Carolyn Elefant in her blog, MyShingle thinks the rule is moronic because it is out of touch with modern Internet technology, increases the cost of running a solo practice, which therefore increases the costs to consumers who are looking for lower priced legal services. She argues that the ruling discriminates against work at home parents with child care responsibilities, Although “home offices” are permitted, provided the address of the home office is published.
Brian Tannenbaum, who writes the blog My Law License, agrees with the opinion because he states that he is a “traditionalist”, consumers should not be telling the legal profession how to practice law, and cites the Florida bona fide office rules where he practices, as another good example of a state that is seeks to maintain high standards of legal practice.
Josh King, AVVO General Counsel and Vice President for Business Development, agrees with Carolyn Elefant, that the impact of this ruling is to increase the overhead of solo practitioners and the cost of legal services to consumers.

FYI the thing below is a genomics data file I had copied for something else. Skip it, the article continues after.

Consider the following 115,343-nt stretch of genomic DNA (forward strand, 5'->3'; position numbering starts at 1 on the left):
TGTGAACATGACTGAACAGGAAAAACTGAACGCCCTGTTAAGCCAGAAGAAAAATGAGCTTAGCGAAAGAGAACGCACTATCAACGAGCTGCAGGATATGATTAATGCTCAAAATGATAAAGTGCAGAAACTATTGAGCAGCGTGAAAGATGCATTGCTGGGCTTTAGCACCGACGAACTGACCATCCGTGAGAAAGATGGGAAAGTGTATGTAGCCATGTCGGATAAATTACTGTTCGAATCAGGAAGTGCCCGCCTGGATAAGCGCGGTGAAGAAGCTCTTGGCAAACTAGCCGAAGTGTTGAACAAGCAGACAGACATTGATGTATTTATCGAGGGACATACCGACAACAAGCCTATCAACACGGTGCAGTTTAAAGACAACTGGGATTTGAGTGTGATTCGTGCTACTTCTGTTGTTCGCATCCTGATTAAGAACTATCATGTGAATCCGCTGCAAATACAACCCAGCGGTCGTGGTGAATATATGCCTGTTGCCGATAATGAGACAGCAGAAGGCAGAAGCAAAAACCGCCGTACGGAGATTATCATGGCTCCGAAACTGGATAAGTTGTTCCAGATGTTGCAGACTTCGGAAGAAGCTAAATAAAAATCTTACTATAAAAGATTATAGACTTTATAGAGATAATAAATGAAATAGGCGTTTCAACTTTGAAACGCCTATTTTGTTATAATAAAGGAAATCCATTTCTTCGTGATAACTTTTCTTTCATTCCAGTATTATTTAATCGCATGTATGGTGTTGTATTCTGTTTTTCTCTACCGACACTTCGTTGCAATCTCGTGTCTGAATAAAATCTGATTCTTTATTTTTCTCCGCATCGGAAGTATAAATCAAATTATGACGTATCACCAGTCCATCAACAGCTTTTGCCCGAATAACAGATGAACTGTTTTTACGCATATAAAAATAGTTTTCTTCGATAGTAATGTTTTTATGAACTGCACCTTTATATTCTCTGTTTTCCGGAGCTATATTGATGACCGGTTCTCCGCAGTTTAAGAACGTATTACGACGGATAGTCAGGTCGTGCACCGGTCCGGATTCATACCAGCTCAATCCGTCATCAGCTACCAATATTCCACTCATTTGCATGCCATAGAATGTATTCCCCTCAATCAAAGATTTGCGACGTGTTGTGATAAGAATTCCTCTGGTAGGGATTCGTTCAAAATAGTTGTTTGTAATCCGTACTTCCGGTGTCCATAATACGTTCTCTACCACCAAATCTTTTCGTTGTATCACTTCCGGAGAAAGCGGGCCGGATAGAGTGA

This issue has been debated or a long period of time. In a 2002 article in the New York Times it was reported that the real reason for the rule is to keep lawyers who are a member of the New Jersey bar, but who practice elsewhere, such as Philadelphia, from encroaching on the territory of “traditional” law firms in New Jersey.
One Philadelphia lawyer commenting on the rule stated:
“In this age of Internet, e-mail, overnight delivery, and faxes, we're dealing with people all over the world, and this clearly is a protectionist stance,” said Leonard Bernstein of Reed Smith, a Philadelphia-based law firm. “The New Jersey lawyer is an anachronism that is out of step with the times, and the rule should be changed.”